Future Tense

All Maps Are Biased. Google Maps’ New Redesign Doesn’t Hide It.

Los Angeles. The orange shadings indicate “areas of interest.”

Screenshot via Google Maps

On Monday, Google rolled out its new Maps design. You’ve probably already forgotten what the old one looked like, but the new version is cleaner and makes more sophisticated use of its power to show different features at different zoom levels.

It also represents the company’s ongoing efforts to transform Maps from a navigational tool to a commercial interface and offers the clearest proof yet that the geographic web—despite its aspirations to universality—is a deeply subjective entity.

Instead of promoting a handful of dots representing restaurants or shops at the city-view level, the new interface displays orange-colored “areas of interest,” which the company describes simply as “places where there’s a lot of activities and things to do.” In Los Angeles, for example, there’s a big T of orange blocks around Wilshire Boulevard and Vermont Avenue in Koreatown, and again on Wilshire’s Miracle Mile, stretching up La Brea Avenue.* In L.A., areas of interest tend to cling to the big boulevards and avenues like the bunching sheath of an old shoelace. In Boston, on the other hand, they tend to be more like blocks than strips. In Paris, whole neighborhoods are blotted orange.

Roads and highways, meanwhile, take on a new, muted color in the interface. This marks a departure from Google’s old design, which often literally showed roads over places—especially in contrast to Apple Maps, as cartographer Justin O’Beirne has shown. The new map is less about how to get around than about where to go.

“Areas of interest,” the company’s statement explains, are derived with an algorithm to show the “highest concentration of restaurants, bars, and shops.” In high-density areas, Google candidly explains that it is using humans to develop these zones. Algorithms, of course, are tuned by human engineers. But like Facebook with its News Feed, Google has decided that some attributes of the digital world need a human touch firsthand.

Boston

Screenshot via Google Maps

You can learn a lot about a city from its patterns of commercial development, as a planner and a visitor. To me, Google’s new interface is an invitation to explore. Commercially busy districts are the ones where the people are. That’s good walking. It’s a flâneur’s guide to the city.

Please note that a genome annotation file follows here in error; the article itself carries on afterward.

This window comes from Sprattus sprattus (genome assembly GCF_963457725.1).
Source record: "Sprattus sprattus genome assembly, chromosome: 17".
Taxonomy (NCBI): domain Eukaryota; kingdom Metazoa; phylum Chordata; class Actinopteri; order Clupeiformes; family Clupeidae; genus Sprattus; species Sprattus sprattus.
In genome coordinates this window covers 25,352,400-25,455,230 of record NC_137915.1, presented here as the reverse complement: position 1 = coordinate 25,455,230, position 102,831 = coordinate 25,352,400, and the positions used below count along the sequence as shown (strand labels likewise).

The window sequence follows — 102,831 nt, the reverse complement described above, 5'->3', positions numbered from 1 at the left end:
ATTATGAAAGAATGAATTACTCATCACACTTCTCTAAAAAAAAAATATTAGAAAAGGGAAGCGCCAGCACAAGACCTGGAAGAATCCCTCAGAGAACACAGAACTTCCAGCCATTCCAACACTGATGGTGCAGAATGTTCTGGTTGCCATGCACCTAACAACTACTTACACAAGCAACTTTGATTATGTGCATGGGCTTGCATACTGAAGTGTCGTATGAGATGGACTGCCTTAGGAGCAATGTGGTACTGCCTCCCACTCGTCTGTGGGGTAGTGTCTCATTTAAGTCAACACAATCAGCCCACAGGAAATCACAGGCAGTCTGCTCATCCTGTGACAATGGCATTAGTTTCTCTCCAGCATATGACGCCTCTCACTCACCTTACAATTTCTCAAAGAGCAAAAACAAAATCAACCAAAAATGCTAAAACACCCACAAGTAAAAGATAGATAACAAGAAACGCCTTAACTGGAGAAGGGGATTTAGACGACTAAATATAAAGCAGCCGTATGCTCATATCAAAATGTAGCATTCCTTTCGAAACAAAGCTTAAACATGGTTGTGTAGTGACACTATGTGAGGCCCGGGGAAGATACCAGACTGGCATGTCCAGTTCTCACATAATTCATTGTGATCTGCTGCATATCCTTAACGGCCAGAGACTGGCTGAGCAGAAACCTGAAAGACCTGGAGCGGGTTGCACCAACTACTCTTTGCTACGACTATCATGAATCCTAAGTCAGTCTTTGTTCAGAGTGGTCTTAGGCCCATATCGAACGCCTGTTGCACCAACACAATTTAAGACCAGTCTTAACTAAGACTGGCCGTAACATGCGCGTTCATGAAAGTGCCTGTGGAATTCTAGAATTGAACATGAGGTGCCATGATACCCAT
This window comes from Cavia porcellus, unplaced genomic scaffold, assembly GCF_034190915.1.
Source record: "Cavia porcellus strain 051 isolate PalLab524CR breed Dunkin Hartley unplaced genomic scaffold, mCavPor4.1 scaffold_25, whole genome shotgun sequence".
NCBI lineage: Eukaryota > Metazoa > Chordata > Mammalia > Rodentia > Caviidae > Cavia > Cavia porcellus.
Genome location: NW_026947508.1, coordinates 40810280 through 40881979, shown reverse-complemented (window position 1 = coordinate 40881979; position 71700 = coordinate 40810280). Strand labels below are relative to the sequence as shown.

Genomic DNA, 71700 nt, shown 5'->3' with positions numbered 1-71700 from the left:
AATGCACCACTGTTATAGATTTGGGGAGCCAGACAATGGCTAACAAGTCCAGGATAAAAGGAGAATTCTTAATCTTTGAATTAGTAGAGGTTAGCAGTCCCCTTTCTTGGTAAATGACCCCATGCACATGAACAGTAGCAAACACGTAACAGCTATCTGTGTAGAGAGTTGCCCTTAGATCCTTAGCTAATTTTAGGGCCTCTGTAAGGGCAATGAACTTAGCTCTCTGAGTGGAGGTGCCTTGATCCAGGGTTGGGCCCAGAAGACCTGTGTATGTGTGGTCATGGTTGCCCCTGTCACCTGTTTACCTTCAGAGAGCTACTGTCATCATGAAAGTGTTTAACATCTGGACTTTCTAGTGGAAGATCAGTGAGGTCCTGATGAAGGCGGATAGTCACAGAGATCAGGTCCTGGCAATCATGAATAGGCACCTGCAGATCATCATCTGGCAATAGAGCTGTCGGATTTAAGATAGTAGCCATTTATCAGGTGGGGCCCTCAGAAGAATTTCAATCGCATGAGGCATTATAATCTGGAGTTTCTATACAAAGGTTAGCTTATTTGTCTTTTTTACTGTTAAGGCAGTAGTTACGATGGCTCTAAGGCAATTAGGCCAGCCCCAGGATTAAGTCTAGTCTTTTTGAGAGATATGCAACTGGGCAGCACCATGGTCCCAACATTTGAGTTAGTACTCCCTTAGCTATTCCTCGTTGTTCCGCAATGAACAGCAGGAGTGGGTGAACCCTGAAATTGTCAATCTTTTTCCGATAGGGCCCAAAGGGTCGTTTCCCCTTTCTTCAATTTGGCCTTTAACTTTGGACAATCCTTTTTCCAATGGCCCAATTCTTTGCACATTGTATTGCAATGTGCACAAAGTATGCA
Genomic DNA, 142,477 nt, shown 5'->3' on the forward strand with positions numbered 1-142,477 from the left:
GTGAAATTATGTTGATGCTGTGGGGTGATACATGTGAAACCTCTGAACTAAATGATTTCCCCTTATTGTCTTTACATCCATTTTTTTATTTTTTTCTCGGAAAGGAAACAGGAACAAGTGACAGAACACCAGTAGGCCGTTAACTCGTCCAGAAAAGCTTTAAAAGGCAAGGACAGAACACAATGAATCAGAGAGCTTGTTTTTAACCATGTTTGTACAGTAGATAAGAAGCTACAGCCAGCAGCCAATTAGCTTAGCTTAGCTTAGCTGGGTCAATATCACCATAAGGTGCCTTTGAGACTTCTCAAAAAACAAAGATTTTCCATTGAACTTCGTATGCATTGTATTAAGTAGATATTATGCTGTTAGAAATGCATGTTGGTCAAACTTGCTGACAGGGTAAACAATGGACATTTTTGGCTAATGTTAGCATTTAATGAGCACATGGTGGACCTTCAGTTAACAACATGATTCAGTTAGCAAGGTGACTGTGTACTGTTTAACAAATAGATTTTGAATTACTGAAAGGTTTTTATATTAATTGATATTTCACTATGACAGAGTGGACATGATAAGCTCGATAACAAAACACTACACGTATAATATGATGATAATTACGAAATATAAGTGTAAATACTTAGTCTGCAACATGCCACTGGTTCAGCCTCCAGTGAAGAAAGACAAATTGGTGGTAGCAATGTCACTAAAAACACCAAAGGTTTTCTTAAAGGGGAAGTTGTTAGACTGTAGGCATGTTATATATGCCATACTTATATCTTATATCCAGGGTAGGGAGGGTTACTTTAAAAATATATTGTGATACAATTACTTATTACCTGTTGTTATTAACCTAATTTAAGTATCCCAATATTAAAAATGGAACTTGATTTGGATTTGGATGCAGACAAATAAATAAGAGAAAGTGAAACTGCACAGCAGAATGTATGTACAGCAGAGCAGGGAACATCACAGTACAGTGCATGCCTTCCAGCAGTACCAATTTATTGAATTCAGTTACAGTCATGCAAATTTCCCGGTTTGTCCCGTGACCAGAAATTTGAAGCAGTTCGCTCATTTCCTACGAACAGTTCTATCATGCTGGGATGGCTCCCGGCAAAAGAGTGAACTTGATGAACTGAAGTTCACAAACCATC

That’s not all, of course. Zoom in further to an “area of interest” and commercial establishments pop out like mushrooms after the rain. It’s been only seven years since Google added places to its maps, and for several years, the company stuttered through a series of half-measures to integrate commerce and mapping. But with Google My Business, which debuted in 2014, the company has made it easier for retailers, restaurants, concert venues, and everyone else to update their own information in the map. The platform has since absorbed much of the Yellow Pages and more. The interface shows virtually everything about a restaurant or store that Yelp does—and also shows what times of day people visit and in some cases, interior maps.

Google seems to be betting that its map, as much as its search function, will lead you to spend money in the real world. Mobile usage surpassed desktop usage for Google Maps way back in 2011, and globally, consumers are buying more than six times more smartphones than computers. The more we research our designations on the go, the greater the influence of the map on real-life commerce.

Even with its sliding scales, Google Maps can’t fit every shop in Tokyo in a two-dimensional map. So who gets a spot? It’s not an obvious choice: Analyzing Apple and Google’s maps of New York and London, O’Beirne found that the two companies’ maps had just 10 and 12 percent of their place labels in common. (Likewise, different people will have different businesses pop at them—try it with a friend.)

With “areas of interest,” Google expands its geographic influence with methods that aren’t totally obvious. In New York, it’s not clear to me why 2nd Avenue in the East Village (orange) takes precedence over 1st Avenue (white), or why SoHo’s Prince Street (orange) takes precedence over Spring Street (white). And yet: if I had an afternoon in a new city, I’d sooner take a walk in an “area of interest” than elsewhere. Google Maps aims to capture the experiences of city-dwellers with its choices, and it will shape them too.

Tourist office paper maps have long done something similar, highlighting or enlarging commercial streets where their sponsors ply their trade. But the scale of Google’s enterprise, obviously, is quite different.

I’m sure internet cartographers are hard at work analyzing the distribution of “areas of interest” and where they fall. One thing I’ve noticed so far is that they don’t correspond to commercial density in a way that is neat or simple. Broadway in New York’s SoHo is not an “area of interest,” though it is among the busiest commercial thoroughfares in the world. It doesn’t need Google’s seal of approval. But why doesn’t it have one?

Mapping has always been as much art as science, less mathematical or objective than it purports to be. The new Google Maps makes that easy to remember.

*Correction, July 27, 2016: In an earlier version of this post, Wilshire Boulevard was misspelled.